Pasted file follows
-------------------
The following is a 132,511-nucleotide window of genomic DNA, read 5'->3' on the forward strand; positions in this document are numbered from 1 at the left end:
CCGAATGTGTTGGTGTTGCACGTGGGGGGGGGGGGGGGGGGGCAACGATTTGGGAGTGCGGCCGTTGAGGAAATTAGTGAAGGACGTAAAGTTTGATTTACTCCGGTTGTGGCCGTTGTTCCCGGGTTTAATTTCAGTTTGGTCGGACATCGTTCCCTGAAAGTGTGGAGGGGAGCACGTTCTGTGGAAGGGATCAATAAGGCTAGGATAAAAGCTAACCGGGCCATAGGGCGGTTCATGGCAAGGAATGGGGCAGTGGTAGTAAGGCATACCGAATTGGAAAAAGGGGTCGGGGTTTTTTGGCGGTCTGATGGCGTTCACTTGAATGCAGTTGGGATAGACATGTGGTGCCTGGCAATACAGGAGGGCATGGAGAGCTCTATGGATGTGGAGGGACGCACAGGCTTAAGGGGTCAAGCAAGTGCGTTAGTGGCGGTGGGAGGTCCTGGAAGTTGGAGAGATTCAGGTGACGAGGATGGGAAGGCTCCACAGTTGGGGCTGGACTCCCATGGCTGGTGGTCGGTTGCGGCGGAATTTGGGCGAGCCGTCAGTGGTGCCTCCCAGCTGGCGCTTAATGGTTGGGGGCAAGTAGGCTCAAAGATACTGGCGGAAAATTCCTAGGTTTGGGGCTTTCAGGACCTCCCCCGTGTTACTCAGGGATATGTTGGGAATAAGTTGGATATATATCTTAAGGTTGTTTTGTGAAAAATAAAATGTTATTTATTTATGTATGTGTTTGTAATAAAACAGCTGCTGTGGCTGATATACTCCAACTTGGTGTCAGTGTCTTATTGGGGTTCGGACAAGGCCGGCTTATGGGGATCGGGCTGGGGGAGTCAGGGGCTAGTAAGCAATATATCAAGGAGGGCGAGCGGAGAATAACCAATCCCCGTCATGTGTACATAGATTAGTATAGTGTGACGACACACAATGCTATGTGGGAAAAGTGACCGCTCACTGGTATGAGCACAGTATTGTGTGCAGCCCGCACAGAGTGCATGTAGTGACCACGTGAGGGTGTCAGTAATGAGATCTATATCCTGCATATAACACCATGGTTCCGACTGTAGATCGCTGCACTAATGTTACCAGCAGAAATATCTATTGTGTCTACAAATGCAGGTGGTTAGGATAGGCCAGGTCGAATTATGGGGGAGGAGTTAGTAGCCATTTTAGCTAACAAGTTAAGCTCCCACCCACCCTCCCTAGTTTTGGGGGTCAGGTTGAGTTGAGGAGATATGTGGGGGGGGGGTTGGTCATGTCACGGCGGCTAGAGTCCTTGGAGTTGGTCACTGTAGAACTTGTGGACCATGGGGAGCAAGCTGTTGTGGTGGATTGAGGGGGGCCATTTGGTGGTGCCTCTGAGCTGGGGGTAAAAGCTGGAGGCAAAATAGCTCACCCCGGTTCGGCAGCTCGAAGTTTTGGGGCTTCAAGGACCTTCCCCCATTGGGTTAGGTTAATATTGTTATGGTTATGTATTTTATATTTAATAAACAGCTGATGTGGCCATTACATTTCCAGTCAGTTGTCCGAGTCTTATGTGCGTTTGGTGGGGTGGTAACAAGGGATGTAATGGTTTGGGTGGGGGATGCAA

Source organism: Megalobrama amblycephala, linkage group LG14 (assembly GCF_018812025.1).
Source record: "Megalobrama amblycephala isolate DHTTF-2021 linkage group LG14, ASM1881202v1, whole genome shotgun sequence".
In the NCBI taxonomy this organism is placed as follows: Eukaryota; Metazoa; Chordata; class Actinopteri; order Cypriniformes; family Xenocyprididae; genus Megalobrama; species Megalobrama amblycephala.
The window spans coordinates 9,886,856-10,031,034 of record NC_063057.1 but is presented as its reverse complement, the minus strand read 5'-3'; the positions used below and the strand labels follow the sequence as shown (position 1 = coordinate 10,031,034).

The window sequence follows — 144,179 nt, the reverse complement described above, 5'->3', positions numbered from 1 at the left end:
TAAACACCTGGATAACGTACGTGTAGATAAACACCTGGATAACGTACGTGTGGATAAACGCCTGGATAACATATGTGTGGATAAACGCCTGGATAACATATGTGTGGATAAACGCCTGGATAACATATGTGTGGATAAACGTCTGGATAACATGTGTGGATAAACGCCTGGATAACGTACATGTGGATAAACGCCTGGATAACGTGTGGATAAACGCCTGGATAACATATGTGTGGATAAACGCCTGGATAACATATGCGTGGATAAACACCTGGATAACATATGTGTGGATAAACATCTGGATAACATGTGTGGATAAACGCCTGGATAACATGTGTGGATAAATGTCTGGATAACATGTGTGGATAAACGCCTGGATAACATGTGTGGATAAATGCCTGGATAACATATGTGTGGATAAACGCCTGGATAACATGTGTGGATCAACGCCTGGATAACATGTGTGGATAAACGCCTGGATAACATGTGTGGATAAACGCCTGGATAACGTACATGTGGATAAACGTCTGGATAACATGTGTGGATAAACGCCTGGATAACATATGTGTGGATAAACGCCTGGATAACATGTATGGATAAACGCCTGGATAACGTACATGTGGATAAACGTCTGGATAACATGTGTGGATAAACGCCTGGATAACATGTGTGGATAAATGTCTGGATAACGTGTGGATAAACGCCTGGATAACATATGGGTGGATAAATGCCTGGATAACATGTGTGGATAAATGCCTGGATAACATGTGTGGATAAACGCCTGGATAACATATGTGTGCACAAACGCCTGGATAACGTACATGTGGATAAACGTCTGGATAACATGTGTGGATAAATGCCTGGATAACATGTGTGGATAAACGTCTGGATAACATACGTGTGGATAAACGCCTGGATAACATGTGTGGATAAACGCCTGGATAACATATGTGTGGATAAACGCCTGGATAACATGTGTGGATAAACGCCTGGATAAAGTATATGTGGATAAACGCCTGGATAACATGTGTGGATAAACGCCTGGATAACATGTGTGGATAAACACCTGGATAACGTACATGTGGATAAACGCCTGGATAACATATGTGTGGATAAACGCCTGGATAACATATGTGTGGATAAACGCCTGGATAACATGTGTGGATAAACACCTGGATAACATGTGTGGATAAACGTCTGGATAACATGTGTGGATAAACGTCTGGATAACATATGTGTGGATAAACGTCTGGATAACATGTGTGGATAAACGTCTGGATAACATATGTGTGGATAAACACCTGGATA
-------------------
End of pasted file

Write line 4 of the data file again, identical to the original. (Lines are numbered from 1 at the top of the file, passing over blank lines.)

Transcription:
Source record: "Megalobrama amblycephala isolate DHTTF-2021 linkage group LG14, ASM1881202v1, whole genome shotgun sequence".